Q: How can we ensure the next generation results in more empowered females and better gender representation in the creative industries?

A: Keep doing what you’re doing ladies - this industry is ours for the taking.


Q: Who’s your current female work inspiration – both an older mentor and a youngster who’s attracting the spotlight.

A: When it comes to a mentor - Desti Loeijs.  When I started in the event industry, she hired me as a runner and driver on her big stadium shows.  I then spent about 12 years working under her wing. Everything I am today, and everything I have learned and achieved, can be greatly attributed to her!

Right under our very own roof at Salute is a youngster attracting the spotlight - Kat Sharman. This woman is capable of anything - continuing to grow from strength to strength. I know we’ll see great things from her.

Q: What do you see as the event industry trends for 2022 and beyond?

2022 is going to hit us hard - it’ll be exciting to see the volume of virtual and hybrid events as people are hungry to get back to life as we knew it.

Q: With iconic event venues such as the Ticketpro Dome in JHB closing down, where do you see these mass indoor events being held?

A: Some of my fondest event memories were made in this venue, and this was such sad news for the industry as a whole. These types of venues catered to so many different types of events and this is a huge loss. At the end of the day, change is not always a bad thing - I am sure we will see new venues popping up post pandemic, that will give the industry a fresh platform with which to work.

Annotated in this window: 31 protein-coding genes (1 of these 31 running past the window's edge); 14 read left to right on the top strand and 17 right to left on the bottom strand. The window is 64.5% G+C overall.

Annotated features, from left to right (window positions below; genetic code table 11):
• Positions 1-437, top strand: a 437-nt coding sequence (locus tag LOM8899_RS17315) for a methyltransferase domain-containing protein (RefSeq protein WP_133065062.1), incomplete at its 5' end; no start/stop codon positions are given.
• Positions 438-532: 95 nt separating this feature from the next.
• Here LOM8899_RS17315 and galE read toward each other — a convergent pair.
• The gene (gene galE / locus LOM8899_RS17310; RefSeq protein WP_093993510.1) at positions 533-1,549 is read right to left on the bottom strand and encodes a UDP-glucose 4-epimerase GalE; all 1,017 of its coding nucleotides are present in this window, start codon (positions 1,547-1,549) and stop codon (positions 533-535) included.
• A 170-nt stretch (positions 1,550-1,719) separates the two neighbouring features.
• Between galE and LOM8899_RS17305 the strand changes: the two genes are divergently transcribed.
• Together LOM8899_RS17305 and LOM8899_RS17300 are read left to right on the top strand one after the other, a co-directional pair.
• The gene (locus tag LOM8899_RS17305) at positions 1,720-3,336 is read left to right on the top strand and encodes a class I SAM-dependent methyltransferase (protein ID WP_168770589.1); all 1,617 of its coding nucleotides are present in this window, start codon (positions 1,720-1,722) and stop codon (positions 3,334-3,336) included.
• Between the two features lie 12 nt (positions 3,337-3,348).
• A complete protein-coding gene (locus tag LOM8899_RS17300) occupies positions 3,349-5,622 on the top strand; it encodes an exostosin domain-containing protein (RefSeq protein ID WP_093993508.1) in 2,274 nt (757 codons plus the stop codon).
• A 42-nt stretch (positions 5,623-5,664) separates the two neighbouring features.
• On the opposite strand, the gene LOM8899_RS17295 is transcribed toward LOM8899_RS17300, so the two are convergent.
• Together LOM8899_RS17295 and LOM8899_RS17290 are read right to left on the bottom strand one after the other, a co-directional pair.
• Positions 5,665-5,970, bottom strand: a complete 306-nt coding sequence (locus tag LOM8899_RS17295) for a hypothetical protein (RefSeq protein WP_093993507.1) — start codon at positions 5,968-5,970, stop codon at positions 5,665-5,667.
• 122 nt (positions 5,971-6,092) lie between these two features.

Cascade Holdings, a dynamic, multi-dimensional organisation that will offer full-service bar and beverage solutions that will revolutionise various aspects of the South African drinks industry, officially opened its doors last month.


The full-service bar and beverage umbrella company – the brainchild of Shaun Duwe, Adam Chaskalson and Tyrone Lasarow – will offer a range of alcohol industry solutions under its three subsidiaries: Salute, Cheeky and Liquor.co.za. The Chaskalson and Lasarow previously co-owned the largest mobile bar service in the Western Cape for nearly two decades.The new partnership comes during a time when the greater alcohol industry is picking up the pieces from lockdown prohibition regulations.Through 2020 Covid lockdowns, the duo managed to retain all of their staff, even going so far as to offer members of staff a small percentage of equity share in the bar and events business.